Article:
South Korean trade official abducted in Libya is free
January 23, 2014 -- Updated 0503 GMT (1303 HKT)
[File photo] Libyan gunmen roam along Zawiyah Street in the Libyan capital Tripoli on January 3, 2012.
- Armed men kidnapped Han Seok-woo in Tripoli earlier this week
- He has now been rescued and handed over to embassy officials, South Korea says
- After his abduction, Seoul told South Koreans in Libya to leave the North African country
- The Libyan government is struggling to impose law and order
Seoul, South Korea (CNN) -- A South Korean trade official abducted this week in the Libyan capital, Tripoli, has been rescued and his kidnappers detained, authorities said Thursday.
The incident has underscored the instability plaguing the oil-rich North African country.
Han Seok-woo, the head of the Libya unit of the Korea Trade-Investment Promotion Agency, was handed over to the South Korean Embassy in Tripoli on Wednesday evening and is in good health, the South Korean foreign ministry said.
Libyan security forces have arrested the four men who abducted Han, 39, and determined that they were members of "an armed group," the ministry said without providing further details on their identity or the reason for the kidnapping.
It expressed its gratitude to the Libyan government for its "close cooperation" in rescuing Han.
After Han's kidnapping Sunday, the South Korean foreign ministry set up an emergency task force to deal with the abduction and dispatched a special envoy to Libya.
It also issued a warning against traveling to Libya and asked the 551 South Korean nationals living in the North African country to leave.
Libya's government and fragile state security forces are struggling to impose law and order in a country awash with weapons left over from the 2011 war that ousted dictator Moammar Gadhafi.
Militias, former rebel fighters and militants have refused to lay down their arms and often resort to force to impose their demands on the weak central authorities.
This month, gunmen shot dead Libya's deputy industry minister in the first assassination of a transitional government official since Gadhafi's ouster in October 2011.
READ: State Department: American stopped by Libyan authorities
READ: Bodies of two foreigners found on Libyan beach, officials say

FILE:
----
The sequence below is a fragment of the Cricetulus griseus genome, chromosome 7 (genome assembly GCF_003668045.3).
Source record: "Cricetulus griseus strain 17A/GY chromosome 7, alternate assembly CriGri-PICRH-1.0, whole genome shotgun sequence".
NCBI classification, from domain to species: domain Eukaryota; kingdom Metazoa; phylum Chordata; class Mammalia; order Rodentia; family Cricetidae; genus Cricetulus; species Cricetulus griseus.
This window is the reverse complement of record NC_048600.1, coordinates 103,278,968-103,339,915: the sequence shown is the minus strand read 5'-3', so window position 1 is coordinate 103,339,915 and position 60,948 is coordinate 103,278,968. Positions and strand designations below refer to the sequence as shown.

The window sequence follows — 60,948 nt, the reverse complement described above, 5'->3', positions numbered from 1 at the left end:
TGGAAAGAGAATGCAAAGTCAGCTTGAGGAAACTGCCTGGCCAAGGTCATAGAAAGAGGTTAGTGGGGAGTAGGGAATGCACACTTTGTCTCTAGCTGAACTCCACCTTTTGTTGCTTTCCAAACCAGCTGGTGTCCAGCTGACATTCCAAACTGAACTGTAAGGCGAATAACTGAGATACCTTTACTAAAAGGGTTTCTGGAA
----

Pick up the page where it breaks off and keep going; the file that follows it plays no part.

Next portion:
Journalist Soo Bin Park reported from Seoul and CNN's Jethro Mullen wrote from Hong Kong. CNN's Marie-Louise Gumuchian contributed to this report.
Part of complete coverage on
March 10, 2014 -- Updated 0605 GMT (1405 HKT)
Nothing gets conspiracy theorists going more than a passenger plane crashing under mysterious circumstances -- but they're often wrong.
March 8, 2014 -- Updated 0354 GMT (1154 HKT)
Venezuelan President Nicolas Maduro is unapologetic about his government's response to opposition protesters.
March 6, 2014 -- Updated 1653 GMT (0053 HKT)
He's 12 years old and going blind -- so his parents are taking him on a trip to fill his world with beautiful images.
March 9, 2014 -- Updated 1454 GMT (2254 HKT)
In some ways, the "Pope Francis effect" doesn't seem very effective at all.
Track star Oscar Pistorius is accused of killing his girlfriend, Reeva Steenkamp. Follow live updates of South Africa's trial of the century.
March 6, 2014 -- Updated 1357 GMT (2157 HKT)
To celebrate International Women's Day, CNN's Leading Women is inviting you to a Tweetchat.
March 6, 2014 -- Updated 2247 GMT (0647 HKT)
Women journalists in the testosterone-fueled world of sports are still the target of abuse.
March 6, 2014 -- Updated 1027 GMT (1827 HKT)
Photographer Zack Seckler's series presents Botswana from between 50 and 500 feet, providing a unique view of the savannah.
March 5, 2014 -- Updated 0218 GMT (1018 HKT)
Concorde is a thing of the past, but a number of companies are racing to release the first supersonic business jet.
March 10, 2014 -- Updated 0029 GMT (0829 HKT)
Browse through images you don't always see on news reports from CNN teams around the world.
March 7, 2014 -- Updated 1852 GMT (0252 HKT)
From U.S. President Obama's phone call to Russian President Putin, to a python swallowing a crocodile, browse photos from last week.
March 7, 2014 -- Updated 0543 GMT (1343 HKT)
Did you know that the idea to mark road surfaces reportedly came from watching a milk truck drip milk on the road?
The undersea cables wiring the Earth: this is what the Internet actually looks like.
Today's five most popular stories